By Keith H. Hirokawa*
Nature is the idea of where we are, the basis for understanding who we are, and the place in which we are present, observant, relating, and thinking. Nature is the backdrop that contextualizes all of our knowledge and inspiration. It supplies our experiences, provides the basis for finding a sense of place, and situates us within a meaningful community. Nature might be difficult to define, yet it is the constant.
Less constant are the constructs we use to understand nature. Nature might alternatively be thought of as a provider, or as chaotic, fragile, threatening, wicked, caring, beautiful, sublime, scary, or even fixable. Such ideas might be found in the Edenic narrative or a Hobbesian state, witnessed clinging to a rapidly melting chunk of frozen water, or chased through an otherwise untrammeled wilderness. The different values we impose on our experiences lend support to alternative constructs of nature. This essay takes up two competing constructions: nature as a pile of resources that are available for human use and enjoyment versus nature as a collection of processes that benefit humans. The former is reflected in what is generally thought of as resource economics—the dominant paradigm of the law’s idea of nature—in which nature is valuable to the extent that it can be traded in the market. The latter construct—ecosystem services—might be thought of as the benefits provided by nature that are typically not traded in the marketplace.
This Article levels a critique of resource-driven capitalism and the associated, facilitative property rights from the position of ecosystem services. The ecosystem services approach helps to identify ways humans need healthy and productive ecosystems: we need functioning ecosystems for the basic necessities and other benefits they provide (oxygen, potable water, warmth, shelter, food). Pitting nature as resource against nature as ecosystem services reveals that the value of nature lies beyond the price of tradeable goods and that economic regicide results not from regulation of the environment, but from ecosystem degradation. Indeed, this systems-based view recognizes that impaired ecosystems may fail to deliver both ecosystem goods and other necessities, thereby undermining the resource approach: “The notion of economic value is of little use when an ecosystem approaches a critical ecological threshold and ecosystem services become non-substitutable and absolutely scarce.” Or, as J.B. Ruhl notes, refusal to act on our need for functioning ecosystems will result in a total loss: “Without ecosystem services, we all die.”
This Article offers a critique of resource economics from an ecosystem services perspective. It does so by first introducing the resource economics view of nature as something to be dominated, to be used at our pleasure and convenience. Next, this Article exemplifies the shortcomings in resource economics by examining the case of the oyster and its striking decline. Finally, this Article turns to ecosystem services and the manner in which it disrupts the dominant resource-based valuation of natural things.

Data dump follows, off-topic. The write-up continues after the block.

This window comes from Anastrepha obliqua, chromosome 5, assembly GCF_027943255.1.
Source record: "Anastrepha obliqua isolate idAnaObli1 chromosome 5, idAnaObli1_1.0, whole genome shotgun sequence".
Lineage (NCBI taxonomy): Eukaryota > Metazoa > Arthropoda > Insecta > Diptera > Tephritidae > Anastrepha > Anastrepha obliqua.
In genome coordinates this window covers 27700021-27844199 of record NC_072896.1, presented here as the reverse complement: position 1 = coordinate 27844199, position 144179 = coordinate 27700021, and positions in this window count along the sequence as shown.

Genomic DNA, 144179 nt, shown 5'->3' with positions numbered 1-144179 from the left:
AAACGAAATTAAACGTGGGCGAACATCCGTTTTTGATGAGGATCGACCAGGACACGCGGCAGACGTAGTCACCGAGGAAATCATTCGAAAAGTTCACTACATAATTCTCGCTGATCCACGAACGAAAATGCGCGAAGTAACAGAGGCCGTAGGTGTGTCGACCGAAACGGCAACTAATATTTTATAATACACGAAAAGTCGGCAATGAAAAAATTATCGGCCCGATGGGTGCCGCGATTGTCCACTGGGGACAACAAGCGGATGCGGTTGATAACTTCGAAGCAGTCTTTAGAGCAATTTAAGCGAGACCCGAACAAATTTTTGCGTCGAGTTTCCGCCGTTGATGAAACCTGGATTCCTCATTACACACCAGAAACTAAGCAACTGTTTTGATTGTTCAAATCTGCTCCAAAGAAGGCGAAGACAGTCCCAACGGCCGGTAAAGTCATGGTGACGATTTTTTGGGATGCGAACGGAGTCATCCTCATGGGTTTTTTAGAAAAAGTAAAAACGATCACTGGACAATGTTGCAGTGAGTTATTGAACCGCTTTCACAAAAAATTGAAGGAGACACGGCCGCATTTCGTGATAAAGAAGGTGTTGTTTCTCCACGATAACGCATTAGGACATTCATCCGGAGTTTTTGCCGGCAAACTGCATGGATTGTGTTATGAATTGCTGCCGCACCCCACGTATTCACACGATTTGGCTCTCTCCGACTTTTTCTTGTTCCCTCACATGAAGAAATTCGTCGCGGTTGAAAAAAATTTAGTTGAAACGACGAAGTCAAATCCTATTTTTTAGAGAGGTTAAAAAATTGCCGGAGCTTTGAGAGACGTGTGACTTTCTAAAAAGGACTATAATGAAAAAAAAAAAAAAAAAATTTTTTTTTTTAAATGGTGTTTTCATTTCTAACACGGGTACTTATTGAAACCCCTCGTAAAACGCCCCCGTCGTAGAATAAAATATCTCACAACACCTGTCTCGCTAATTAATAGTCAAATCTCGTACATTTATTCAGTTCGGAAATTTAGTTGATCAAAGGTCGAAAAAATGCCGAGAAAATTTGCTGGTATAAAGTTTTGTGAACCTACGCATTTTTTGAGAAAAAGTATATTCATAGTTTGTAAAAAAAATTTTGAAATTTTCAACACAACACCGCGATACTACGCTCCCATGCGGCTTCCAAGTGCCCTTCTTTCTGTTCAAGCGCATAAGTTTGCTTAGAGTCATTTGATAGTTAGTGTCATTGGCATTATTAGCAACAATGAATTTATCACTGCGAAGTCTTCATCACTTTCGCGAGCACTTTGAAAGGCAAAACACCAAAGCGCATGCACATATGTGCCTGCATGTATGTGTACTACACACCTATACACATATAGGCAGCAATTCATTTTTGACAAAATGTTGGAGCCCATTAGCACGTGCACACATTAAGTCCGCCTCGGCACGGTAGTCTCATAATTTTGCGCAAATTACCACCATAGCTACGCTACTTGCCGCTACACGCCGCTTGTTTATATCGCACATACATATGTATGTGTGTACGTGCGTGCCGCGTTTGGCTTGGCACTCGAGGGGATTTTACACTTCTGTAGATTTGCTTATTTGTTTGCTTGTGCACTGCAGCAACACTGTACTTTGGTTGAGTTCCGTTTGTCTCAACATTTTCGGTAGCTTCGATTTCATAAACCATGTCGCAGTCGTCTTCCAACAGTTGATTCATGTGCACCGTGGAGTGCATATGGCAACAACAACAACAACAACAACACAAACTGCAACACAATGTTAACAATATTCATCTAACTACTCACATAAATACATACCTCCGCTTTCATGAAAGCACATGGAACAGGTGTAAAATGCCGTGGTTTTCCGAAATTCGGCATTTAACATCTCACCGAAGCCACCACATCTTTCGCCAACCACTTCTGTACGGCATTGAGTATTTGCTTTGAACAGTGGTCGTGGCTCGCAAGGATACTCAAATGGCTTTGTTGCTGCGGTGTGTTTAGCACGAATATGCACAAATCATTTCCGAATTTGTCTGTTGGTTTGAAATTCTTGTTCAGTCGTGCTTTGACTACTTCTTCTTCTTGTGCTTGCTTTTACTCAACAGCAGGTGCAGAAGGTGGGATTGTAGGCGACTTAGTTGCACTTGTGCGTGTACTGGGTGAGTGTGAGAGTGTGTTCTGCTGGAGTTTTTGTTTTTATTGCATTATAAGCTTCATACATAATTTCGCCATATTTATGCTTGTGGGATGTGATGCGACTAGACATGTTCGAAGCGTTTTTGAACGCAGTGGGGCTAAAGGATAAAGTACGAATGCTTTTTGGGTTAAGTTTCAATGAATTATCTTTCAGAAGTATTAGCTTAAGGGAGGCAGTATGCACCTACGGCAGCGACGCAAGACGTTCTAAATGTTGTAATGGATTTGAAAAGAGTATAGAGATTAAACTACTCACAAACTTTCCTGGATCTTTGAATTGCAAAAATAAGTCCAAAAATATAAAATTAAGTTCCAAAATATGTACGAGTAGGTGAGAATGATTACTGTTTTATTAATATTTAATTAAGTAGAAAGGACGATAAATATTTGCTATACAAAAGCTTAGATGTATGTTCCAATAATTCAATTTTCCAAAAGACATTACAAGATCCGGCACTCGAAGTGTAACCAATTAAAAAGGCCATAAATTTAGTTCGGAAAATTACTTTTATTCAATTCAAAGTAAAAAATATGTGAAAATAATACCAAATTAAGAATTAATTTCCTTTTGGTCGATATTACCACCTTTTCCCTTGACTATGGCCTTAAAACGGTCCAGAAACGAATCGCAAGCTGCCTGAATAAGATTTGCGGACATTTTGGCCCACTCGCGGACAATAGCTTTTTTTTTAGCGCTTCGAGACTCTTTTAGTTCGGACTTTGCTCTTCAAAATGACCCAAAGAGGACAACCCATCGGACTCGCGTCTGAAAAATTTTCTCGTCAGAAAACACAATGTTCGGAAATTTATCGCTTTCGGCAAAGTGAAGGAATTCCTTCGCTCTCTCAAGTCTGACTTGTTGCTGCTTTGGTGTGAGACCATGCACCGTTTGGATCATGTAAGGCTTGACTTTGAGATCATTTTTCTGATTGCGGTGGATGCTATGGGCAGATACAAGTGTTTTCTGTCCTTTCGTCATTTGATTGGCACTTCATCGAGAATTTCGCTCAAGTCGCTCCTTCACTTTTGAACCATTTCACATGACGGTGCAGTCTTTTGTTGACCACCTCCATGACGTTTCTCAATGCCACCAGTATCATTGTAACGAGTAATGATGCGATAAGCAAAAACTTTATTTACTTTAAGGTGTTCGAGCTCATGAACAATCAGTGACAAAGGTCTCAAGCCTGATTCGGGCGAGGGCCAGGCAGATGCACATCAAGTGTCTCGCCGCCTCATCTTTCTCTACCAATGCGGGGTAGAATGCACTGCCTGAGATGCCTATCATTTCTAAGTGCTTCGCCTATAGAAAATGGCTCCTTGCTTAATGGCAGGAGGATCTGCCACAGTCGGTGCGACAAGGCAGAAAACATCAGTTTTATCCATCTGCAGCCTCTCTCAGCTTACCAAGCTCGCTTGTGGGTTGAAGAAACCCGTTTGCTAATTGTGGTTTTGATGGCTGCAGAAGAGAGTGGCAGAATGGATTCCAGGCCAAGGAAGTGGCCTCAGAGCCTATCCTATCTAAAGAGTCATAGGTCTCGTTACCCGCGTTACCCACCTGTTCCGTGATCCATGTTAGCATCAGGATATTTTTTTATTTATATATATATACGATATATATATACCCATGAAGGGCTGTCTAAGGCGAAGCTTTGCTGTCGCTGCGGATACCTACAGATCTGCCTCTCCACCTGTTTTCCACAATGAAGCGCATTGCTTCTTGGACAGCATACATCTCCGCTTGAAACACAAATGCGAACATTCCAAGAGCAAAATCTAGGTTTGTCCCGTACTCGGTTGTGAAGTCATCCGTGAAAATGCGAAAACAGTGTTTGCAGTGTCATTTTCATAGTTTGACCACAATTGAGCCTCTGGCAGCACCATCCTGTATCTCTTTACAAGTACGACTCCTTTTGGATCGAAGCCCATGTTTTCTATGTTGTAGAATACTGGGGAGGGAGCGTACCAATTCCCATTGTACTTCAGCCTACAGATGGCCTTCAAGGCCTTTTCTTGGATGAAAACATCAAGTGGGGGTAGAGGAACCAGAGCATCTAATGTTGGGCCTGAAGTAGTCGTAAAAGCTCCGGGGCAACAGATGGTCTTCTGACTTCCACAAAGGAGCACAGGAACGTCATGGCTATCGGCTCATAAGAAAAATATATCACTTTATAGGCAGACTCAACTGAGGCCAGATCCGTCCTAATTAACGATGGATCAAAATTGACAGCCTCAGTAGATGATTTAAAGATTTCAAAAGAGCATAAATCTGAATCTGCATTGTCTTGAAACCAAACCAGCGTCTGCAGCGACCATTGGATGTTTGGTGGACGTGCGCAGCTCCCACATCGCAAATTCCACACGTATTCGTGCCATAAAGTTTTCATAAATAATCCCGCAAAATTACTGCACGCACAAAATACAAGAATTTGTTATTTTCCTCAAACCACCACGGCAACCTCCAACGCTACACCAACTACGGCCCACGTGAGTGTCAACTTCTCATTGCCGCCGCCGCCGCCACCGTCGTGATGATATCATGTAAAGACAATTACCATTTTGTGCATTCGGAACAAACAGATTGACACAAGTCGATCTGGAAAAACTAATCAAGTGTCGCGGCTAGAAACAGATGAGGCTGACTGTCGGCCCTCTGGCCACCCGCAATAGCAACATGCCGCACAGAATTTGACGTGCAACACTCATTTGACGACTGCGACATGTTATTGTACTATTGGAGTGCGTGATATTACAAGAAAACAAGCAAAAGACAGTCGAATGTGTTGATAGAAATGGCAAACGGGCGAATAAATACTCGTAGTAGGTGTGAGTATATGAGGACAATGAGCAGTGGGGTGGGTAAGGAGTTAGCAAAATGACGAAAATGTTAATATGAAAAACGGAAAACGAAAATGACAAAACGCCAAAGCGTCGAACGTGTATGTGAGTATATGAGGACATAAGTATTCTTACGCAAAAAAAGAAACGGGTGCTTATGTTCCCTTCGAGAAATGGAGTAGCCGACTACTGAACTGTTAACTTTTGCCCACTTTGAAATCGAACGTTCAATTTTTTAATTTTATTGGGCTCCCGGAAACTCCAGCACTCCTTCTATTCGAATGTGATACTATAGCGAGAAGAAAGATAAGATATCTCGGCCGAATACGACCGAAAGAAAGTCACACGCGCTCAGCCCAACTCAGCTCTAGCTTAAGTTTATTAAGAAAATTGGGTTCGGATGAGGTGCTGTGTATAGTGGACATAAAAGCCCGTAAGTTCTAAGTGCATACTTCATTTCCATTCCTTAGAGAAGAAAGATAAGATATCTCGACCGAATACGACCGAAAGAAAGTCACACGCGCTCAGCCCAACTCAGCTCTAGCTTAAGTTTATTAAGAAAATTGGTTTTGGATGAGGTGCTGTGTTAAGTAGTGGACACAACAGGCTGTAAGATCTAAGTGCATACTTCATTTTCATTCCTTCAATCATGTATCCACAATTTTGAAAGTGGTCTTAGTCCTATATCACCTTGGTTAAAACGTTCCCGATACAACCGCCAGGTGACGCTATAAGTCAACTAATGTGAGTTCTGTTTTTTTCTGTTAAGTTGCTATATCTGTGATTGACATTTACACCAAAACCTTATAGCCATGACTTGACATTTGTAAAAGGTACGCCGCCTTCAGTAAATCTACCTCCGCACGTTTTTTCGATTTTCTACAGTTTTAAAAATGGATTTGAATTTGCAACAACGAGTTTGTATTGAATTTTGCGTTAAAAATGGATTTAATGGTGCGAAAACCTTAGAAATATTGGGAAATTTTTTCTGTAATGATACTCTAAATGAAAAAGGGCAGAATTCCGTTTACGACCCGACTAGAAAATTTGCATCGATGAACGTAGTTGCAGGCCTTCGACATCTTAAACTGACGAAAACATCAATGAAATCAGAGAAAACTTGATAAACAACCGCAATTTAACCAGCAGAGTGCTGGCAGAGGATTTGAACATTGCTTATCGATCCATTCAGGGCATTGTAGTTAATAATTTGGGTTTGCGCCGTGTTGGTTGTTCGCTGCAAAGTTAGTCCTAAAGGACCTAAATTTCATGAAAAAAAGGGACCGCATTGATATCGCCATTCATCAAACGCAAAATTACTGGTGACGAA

In general, U.S. law and policy does not require property owners, commercial operations, or agencies to account for the value of ecosystem services. Instead, law generally favors getting ecosystem goods to market by treating natural things as resources; the world, we might have heard, is our oyster. Recall the passage from Shakespeare’s The Merry Wives of Windsor:
Falstaff: I will not lend thee a penny.
Pistol: Why then, the world’s mine oyster, which I with sword will open.
Much might be said about Pistol’s statement, including his unapologetic threat to use force to take what he desires and the suggestion that he has the power to effectuate such domination. For purposes here, the passage is particularly appropriate for his unabashed sense of entitlement to the oyster as his prize (whether intended literally as crustaceans or figuratively as things in the world). As a prize, oyster harvests have been a major part of the seafood industry’s growth.
We might imagine that oysters would reject the claim of their economic importance, if only such an objection could be sustained. Unfortunately, it is too late for that. From the perspective that Timothy Luke has referred to as the resourcification of nature, oysters have been transformed by an understanding of nature as a usable resource: members of the biotic and abiotic community are constructed as a pile of resources that are (mostly) available for the use and enjoyment of humans as goods. This understanding has driven the natural resource industry for centuries and is reinforced in environmental education programs that focus on environmental studies, engineering, forestry, geology, architecture, and other disciplines that train young professionals to solve environmental “problems” (where the term “problem” is read as the need to support economic growth). This conceptual transformation of nature, insists Luke, is powerful and potentially self-destructive: “Once nature is rendered intelligible through such practices, it is used to legitimize many political projects.”